Goldwaser E.,The Saints | Goldwaser E.,University Pierre and Marie Curie | de Courcy B.,University Pierre and Marie Curie | Demange L.,The Saints | And 6 more authors.
Journal of Molecular Modeling | Year: 2014

We investigate the conformational properties of a potent inhibitor of neuropilin-1, a protein involved in cancer processes and macular degeneration. This inhibitor consists of four aromatic/conjugated fragments: a benzimidazole, a methylbenzene, a carboxythiourea, and a benzene-linker dioxane, and these fragments are all linked together by conjugated bonds. The calculations use the SIBFA polarizable molecular mechanics procedure. Prior to docking simulations, it is essential to ensure that variations in the ligand conformational energy upon rotations around its six main-chain torsional bonds are correctly represented (as compared to high-level ab initio quantum chemistry, QC). This is done in two successive calibration stages and one validation stage. In the latter, the minima identified following independent stepwise variations of each of the six main-chain torsion angles are used as starting points for energy minimization of all the torsion angles simultaneously. Single-point QC calculations of the minimized structures are then done to compare their relative energies ΔEconf to the SIBFA ones. We compare three different methods of deriving the multipoles and polarizabilities of the central, most critical moiety of the inhibitor: carboxythiourea (CTU). The representation that gives the best agreement with QC is the one that includes the effects of the mutual polarization energy Epol between the amide and thioamide moieties. This again highlights the critical role of this contribution. The implications and perspectives of these findings are discussed. © 2014, Springer-Verlag Berlin Heidelberg.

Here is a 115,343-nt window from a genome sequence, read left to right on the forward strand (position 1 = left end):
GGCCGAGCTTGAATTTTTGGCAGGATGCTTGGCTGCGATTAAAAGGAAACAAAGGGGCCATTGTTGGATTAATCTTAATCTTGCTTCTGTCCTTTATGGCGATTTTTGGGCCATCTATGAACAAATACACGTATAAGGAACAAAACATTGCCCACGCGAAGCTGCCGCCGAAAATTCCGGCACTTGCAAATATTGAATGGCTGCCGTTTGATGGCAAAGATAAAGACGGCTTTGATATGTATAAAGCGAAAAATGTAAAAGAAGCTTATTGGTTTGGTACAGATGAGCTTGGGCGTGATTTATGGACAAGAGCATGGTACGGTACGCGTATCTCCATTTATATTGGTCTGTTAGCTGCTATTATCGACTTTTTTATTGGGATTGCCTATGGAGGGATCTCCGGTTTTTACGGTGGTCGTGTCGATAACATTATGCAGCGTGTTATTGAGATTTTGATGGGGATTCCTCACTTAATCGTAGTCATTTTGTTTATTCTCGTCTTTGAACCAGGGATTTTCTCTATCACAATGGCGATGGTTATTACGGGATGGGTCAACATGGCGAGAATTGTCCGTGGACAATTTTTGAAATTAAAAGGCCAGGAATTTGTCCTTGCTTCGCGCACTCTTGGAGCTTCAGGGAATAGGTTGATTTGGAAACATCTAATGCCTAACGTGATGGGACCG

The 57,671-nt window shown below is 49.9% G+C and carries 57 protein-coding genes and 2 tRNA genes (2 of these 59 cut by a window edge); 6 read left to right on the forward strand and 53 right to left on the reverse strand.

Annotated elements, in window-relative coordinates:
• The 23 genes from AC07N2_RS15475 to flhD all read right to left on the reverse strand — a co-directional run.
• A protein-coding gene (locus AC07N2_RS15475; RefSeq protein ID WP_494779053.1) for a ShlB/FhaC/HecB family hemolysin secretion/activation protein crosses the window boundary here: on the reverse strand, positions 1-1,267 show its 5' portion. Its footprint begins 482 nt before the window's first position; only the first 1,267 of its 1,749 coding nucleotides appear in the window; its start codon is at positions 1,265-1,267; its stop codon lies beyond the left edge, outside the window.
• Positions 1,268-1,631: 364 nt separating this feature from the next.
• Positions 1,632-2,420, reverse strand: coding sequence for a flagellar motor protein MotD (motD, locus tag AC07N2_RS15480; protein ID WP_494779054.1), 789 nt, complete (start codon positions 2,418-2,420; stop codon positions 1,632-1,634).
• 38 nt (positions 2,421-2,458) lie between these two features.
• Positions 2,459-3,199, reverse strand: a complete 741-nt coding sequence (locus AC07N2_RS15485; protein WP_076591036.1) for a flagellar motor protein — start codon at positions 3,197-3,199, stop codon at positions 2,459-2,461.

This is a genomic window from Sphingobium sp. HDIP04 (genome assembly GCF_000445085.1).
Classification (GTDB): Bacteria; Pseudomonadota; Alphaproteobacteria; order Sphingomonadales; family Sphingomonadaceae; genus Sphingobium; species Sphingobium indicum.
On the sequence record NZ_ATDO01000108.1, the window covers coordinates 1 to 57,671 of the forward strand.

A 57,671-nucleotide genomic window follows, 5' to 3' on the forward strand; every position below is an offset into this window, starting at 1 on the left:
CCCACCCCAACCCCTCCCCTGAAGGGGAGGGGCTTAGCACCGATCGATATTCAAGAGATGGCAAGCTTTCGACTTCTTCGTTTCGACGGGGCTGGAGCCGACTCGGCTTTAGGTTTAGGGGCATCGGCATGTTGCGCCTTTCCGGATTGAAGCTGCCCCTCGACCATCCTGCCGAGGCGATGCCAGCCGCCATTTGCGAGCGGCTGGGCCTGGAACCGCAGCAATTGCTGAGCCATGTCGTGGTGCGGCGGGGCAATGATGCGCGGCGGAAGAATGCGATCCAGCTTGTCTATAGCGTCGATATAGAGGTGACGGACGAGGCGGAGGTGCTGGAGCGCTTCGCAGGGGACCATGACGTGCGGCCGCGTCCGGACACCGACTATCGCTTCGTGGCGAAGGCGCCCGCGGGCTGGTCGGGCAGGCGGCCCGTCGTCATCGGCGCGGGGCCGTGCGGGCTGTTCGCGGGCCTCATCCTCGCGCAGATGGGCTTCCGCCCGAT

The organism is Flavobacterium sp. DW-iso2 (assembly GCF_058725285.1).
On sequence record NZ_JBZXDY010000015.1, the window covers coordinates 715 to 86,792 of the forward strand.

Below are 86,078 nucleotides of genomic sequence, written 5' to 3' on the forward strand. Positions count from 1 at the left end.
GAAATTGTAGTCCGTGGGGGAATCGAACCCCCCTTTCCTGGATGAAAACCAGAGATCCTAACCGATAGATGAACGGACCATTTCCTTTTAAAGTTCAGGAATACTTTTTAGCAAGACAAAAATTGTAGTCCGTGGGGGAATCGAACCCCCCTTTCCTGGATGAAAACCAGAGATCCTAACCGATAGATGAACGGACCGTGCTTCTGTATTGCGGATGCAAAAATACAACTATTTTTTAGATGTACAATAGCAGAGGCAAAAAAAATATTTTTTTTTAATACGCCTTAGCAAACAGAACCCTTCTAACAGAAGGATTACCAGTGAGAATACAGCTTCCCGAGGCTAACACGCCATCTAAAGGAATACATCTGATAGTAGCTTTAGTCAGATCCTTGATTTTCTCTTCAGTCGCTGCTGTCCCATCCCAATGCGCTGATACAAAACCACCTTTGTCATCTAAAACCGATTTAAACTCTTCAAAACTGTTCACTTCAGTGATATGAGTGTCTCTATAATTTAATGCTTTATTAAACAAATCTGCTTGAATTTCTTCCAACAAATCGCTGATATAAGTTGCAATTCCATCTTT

Jarray R.,University of Paris Descartes | Allain B.,University of Paris Descartes | Borriello L.,University of Paris Descartes | Biard D.,French Atomic Energy Commission | And 8 more authors.
Biochimie | Year: 2011

Using suppression subtractive hybridisation (SSH), we identified a hitherto unreported gene PHACTR-1 (Phosphatase Actin Regulating Protein-1) in Human Umbilical Vascular Endothelial Cells (HUVECs). PHACTR-1 is an actin and protein phosphatase 1 (PP1) binding protein which is reported to be highly expressed in brain and which controls PP1 activity and F-actin remodelling. We have also reported that its expression is dependent of Vascular Endothelial Growth Factor (VEGF-A 165). To study its function in endothelial cells, we used a siRNA strategy against PHACTR-1. PHACTR-1 siRNA-treated HUVECs showed a major impairment of tube formation and stabilisation. PHACTR-1 depletion triggered apoptosis through death receptors DR4, DR5 and FAS, which was reversed using death receptor siRNAs or with death receptor-dependent caspase-8 siRNA. Our findings suggest that PHACTR-1 is likely to be a key regulator of endothelial cell function properties. Because of its central role in the control of tube formation and endothelial cell survival, PHACTR-1 may represent a new target for the development of anti-angiogenic therapy. © 2011 Elsevier Masson SAS. All rights reserved.

Discover hidden collaborations